Saturday, 6 June 2009

Following up contacts

Following up contacts can be nervous making. I imagine contacts might be rude - unlikely, or expect you to know something you don't know so you feel stupid and embarrassed. I don't like following up but I have to do it. I think it must be like selling and following up leads; I need to know how to sell.

I plan carefully. If it's a phone call, there are four scenarios:
  1. They answer and say "Yes, do come and talk to our people and our consultants. Give us your dates and we'll draw up a timetable for to talk to three people the first date and arrange three or four others on another date". Ha! I'd be lucky.
  2. They don't answer the phone and I have to try another time. Procrastination is purgatory.
  3. They have an answer phone. I plan before dialling exactly what message I'm going to leave like name, where from, why I'm phoning, that I'll phone again, what my number is time and date of call
  4. Wrong number - check my records and look for the right number.
I also plan email. I write an introduction, why I'm emailing and I hope for a reply. Sometime it doesn't come for weeks and I don't know if it's because people are considering my request or ignoring me, so I hesitate to email again. Often they've very kindly considered my email, taken it to others in the organisation and discussed it. Some have come back and said:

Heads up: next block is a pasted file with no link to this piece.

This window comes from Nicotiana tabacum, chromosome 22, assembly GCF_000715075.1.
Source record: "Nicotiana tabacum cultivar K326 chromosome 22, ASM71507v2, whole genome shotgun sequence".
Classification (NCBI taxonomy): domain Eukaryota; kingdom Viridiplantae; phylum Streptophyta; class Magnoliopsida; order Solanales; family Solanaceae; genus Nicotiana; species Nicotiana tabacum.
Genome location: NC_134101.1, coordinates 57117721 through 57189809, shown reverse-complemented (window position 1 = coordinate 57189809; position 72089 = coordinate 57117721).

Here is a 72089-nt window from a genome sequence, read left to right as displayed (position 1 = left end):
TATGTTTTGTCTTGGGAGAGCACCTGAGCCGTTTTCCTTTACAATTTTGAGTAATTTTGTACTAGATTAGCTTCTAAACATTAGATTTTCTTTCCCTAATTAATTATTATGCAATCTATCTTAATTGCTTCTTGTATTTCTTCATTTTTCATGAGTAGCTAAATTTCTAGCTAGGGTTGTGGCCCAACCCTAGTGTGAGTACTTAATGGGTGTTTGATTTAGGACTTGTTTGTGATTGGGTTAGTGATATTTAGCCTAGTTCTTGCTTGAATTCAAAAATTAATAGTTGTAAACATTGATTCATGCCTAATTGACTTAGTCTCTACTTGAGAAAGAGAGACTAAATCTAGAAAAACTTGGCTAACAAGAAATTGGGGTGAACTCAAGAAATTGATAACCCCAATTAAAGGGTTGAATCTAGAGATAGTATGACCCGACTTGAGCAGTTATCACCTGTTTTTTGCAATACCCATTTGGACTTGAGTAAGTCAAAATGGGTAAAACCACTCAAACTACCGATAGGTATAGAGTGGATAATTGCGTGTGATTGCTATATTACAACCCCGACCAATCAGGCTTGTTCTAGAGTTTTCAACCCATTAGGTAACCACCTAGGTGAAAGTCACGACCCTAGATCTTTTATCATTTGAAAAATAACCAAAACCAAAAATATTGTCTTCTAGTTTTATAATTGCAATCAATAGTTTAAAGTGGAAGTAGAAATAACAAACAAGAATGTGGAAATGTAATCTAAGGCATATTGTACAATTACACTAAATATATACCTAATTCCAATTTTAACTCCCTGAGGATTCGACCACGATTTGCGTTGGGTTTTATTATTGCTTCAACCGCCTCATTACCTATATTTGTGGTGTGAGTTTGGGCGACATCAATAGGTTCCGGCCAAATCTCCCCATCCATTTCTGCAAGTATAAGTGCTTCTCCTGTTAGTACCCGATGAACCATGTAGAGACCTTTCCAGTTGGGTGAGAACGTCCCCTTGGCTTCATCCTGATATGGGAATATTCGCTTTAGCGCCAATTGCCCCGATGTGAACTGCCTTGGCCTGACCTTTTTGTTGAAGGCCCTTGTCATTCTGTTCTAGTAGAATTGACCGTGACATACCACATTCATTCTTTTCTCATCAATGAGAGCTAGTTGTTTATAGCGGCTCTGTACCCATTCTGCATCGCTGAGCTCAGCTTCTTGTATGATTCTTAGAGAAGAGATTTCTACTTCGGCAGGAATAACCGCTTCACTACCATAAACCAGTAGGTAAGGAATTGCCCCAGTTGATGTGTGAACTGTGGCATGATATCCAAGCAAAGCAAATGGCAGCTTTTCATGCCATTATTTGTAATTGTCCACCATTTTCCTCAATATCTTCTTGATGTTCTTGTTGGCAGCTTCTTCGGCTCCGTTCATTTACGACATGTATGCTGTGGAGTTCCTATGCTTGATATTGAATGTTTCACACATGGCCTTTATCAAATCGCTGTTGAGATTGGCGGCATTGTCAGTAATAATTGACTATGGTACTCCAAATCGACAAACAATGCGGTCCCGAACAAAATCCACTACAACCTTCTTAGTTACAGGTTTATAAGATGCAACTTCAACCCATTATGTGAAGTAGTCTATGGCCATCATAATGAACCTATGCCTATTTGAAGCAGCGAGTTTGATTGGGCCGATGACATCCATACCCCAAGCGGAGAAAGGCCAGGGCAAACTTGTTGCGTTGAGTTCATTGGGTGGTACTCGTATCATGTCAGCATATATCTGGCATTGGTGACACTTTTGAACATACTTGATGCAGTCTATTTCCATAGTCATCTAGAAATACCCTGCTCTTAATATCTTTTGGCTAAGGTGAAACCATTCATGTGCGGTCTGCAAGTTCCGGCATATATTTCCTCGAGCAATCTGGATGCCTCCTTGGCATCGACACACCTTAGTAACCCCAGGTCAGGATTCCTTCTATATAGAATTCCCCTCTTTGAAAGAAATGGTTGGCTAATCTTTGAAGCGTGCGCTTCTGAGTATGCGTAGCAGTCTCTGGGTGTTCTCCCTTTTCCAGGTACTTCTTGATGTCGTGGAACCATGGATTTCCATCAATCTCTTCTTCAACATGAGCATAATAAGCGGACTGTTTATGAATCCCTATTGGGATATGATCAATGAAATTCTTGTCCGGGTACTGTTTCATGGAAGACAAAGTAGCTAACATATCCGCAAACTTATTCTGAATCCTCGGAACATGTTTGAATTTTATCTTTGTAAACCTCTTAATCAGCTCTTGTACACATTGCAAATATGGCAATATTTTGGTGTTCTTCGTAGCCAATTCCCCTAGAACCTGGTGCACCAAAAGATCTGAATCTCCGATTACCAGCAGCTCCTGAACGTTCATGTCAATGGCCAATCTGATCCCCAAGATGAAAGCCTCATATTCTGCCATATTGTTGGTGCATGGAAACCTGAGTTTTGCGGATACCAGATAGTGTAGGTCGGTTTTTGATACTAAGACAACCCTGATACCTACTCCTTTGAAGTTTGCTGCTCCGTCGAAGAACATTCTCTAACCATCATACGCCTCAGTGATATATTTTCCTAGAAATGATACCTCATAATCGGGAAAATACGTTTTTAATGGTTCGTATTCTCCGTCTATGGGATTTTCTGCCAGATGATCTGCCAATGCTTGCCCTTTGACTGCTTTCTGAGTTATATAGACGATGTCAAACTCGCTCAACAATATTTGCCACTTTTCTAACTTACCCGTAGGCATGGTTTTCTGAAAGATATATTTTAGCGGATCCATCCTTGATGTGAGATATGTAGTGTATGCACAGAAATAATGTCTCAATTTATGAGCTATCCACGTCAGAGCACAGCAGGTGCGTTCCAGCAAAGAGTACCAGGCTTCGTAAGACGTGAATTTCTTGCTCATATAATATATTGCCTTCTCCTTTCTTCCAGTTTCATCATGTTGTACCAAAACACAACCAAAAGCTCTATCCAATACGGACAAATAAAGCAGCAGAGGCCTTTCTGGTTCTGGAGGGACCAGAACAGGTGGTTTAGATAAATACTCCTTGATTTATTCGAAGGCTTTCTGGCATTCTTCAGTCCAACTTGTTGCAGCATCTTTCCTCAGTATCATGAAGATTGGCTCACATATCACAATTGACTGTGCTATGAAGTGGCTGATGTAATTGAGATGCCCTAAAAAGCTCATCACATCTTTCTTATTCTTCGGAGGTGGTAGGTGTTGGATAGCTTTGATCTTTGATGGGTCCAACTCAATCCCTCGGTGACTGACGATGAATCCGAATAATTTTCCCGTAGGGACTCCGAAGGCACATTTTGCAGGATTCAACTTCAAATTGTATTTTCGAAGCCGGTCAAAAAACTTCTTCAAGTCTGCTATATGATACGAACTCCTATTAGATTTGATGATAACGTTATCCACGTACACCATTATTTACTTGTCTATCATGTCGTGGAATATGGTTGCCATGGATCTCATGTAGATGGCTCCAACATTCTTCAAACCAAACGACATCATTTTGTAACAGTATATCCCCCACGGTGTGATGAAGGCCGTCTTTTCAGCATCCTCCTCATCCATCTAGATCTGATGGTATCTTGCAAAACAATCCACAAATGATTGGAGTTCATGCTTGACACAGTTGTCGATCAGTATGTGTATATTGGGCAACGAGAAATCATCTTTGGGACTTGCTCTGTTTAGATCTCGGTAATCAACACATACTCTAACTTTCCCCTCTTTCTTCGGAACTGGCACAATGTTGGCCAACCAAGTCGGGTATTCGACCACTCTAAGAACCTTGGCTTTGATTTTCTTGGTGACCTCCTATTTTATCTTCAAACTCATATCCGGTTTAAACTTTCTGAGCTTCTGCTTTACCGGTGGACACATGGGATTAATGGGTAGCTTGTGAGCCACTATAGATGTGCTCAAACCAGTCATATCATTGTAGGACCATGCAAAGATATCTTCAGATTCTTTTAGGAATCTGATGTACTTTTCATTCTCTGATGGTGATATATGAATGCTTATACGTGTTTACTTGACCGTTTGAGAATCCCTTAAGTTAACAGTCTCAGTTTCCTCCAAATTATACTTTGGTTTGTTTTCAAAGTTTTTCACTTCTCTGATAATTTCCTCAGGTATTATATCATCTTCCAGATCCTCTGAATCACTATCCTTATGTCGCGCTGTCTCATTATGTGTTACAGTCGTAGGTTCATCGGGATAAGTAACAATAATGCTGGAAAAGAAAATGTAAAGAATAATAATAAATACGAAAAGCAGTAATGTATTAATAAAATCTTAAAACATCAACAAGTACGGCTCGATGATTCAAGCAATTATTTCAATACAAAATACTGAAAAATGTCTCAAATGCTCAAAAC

"Sorry, too busy at the moment"
"Sorry, we've no suitable IT project"
"Sorry, we can't help you."
It's good of them to have gone to the trouble. Perhaps it's even been an AOB agenda item for a project closing meeting. So I'm grateful just for the consideration.

What bothers me is if people are worried that my research might expose them to media vilification. To allay fears I've written a short summary on my aims and methodology. Some have asked for my CV - okay. Others have checked my OUBS web page and followed the link to this blog. So I'm being open and honest about my research.

Perhaps my hesitation to follow contacts is because I don't know very much about the contacts so I can't tell if I'm wasting their time. Though I doubt anyone is going to come to me voluntarily saying "Here's our organisation. We used consultants on an IT project that's nearly finished. Do come in! We'll all talk to you."

No, my job is to sell my research - be a saleswoman.

No comments: